SCOTTISH DECREES SEE LARGE FALLS IN Q4 2020 COMPARED TO LAST YEAR – BUT NUMBERS ARE RISING SHARPLY AGAIN
The number of decrees and total amount of debt registered against Scottish consumers fell sharply in the fourth quarter of 2020 compared to the same period last year, according to figures released today (08.01.2021) by Registry Trust.
The number of decrees fell by 27 percent from 4,984 to 3,654. The total value fell from £12.9 million to £10.8 million, a fall of 16 percent compared to the same period last year. The average value of decrees rose by 15 percent from £2,582 to £2,961, with the median value rising nine percent from £1,453 to £1,580.
Decrees against Scottish businesses also fell, by 44 percent, from 859 to 481. However, the total value rose by 69 percent from just over £3 million to £5.1 million. As a result, the average value rose from £3,500 to £10,534, an increase of 200 percent. The median value rose by 142 percent from £1,068 to £2,580.
The number of decrees against larger firms fell by 43 percent, from 721 to 411. The total value rose by 92 percent, from just over £2 million to £3.9 million, with the average value up 237 percent, from £2,798 to £9,437. Decrees against smaller businesses also fell 49 percent, from 138 to 70. The total value rose by 20 percent from just under £1 million to £1.2 million, with the average value up 137 percent, from £7,169 to £16,976.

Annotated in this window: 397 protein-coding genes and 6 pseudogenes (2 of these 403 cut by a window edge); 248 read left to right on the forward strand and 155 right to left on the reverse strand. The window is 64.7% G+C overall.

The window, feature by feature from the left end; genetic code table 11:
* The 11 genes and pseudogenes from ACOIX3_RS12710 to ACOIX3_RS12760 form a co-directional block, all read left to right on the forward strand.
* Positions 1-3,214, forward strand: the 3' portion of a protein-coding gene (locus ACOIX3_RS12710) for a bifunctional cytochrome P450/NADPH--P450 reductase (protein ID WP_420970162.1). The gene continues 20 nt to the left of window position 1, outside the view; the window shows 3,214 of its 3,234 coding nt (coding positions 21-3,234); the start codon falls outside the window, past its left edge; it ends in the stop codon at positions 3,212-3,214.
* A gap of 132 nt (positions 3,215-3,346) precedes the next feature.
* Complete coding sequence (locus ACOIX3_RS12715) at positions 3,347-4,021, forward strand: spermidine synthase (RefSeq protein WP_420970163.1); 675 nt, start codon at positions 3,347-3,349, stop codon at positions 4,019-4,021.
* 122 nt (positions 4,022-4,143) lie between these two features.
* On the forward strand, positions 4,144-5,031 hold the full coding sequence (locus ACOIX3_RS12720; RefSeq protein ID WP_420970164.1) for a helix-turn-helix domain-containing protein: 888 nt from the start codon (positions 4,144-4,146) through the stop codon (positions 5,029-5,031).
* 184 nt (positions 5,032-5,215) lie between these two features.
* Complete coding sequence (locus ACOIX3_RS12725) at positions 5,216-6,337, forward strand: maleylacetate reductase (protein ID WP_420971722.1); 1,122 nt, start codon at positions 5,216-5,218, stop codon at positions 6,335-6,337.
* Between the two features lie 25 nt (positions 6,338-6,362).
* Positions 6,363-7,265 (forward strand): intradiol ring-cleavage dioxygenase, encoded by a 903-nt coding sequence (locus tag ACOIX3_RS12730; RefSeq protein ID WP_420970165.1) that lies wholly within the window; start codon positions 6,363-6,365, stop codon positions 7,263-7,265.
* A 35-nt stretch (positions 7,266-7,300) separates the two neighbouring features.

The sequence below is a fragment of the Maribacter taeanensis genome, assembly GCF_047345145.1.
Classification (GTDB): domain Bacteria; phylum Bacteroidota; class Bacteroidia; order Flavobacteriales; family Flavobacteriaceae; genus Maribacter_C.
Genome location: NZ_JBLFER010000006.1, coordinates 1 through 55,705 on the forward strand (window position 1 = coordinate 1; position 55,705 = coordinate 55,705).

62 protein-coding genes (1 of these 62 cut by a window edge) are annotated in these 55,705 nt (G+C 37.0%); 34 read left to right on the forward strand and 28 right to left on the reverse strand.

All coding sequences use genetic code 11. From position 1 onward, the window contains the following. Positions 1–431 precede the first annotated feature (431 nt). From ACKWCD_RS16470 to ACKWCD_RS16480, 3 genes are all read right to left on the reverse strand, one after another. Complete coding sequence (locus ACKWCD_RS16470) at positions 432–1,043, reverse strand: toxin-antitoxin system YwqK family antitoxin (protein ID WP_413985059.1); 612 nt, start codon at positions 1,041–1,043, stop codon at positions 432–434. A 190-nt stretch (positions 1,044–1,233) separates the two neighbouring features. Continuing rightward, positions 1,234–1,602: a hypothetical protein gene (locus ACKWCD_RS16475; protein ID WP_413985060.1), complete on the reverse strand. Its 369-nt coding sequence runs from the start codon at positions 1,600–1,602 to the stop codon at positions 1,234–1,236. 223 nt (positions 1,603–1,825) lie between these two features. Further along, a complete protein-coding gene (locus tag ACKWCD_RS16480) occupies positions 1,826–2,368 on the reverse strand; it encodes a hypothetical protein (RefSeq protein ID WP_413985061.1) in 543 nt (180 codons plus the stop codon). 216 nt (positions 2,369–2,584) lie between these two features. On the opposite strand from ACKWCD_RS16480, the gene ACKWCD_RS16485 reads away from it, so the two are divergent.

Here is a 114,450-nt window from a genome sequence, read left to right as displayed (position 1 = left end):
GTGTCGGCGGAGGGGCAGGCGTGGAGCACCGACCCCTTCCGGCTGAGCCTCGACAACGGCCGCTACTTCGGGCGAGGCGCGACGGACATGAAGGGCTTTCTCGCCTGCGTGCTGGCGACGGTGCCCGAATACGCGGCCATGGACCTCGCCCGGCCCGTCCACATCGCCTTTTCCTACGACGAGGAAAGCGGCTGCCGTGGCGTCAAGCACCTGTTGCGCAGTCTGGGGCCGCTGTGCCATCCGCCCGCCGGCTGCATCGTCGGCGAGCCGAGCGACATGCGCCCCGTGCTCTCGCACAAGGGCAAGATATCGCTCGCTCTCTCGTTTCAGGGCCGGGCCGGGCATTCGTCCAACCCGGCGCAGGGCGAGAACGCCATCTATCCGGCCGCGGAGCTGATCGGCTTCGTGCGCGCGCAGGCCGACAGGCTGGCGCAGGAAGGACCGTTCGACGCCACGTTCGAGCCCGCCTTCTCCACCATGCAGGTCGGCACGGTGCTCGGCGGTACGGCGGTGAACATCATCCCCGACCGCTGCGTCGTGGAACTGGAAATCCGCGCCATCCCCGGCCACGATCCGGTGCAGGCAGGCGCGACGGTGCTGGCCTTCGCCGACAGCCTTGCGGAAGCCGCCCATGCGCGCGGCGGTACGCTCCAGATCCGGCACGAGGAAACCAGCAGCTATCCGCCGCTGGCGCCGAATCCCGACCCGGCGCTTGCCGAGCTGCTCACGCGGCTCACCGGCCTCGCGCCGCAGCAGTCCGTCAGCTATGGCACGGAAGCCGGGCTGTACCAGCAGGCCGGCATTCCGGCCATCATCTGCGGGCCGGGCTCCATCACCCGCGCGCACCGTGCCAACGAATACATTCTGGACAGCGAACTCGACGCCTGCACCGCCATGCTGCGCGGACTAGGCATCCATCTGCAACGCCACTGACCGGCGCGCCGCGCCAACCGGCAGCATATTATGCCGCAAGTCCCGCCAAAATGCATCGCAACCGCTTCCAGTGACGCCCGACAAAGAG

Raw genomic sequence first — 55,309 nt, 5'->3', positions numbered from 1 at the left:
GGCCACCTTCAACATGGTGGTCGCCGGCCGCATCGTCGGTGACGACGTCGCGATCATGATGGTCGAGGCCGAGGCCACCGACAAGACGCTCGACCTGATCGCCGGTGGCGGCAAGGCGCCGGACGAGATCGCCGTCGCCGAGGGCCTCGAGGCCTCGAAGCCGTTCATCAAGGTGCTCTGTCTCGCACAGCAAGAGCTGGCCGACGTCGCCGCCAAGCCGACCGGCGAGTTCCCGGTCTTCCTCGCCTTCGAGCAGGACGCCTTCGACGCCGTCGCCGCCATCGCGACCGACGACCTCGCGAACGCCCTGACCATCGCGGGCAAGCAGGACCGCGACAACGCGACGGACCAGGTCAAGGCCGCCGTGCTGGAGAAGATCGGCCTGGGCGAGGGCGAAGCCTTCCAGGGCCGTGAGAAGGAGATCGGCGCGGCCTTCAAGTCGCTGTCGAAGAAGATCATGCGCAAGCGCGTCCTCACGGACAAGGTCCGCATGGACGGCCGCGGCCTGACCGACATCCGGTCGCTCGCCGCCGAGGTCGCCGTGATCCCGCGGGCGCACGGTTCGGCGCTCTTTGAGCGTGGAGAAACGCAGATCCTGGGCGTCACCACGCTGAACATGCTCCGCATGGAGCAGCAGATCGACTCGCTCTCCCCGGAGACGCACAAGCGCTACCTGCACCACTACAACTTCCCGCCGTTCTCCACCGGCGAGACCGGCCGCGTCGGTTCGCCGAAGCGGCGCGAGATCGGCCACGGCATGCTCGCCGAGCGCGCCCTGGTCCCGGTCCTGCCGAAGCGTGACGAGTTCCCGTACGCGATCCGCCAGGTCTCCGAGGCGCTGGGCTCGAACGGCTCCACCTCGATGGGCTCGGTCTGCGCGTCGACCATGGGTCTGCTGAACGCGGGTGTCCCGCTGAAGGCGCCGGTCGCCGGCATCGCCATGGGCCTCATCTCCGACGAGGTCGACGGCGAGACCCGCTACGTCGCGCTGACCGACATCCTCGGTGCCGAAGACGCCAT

Trust chairman Mick McAteer said: “Interventions by government and regulators, and forbearance by creditors, have helped Scottish consumers and businesses during the Covid-19 crisis. But, as feared, numbers are now rising sharply again as the economic effects of the pandemic work their way through the system.”
|Half Year 2019||Half Year 2020||Change (compared with 2019)|
|Decrees against consumers|
|Decrees against all businesses|
|Decrees against incorporated businesses|
|Decrees against unincorporated businesses|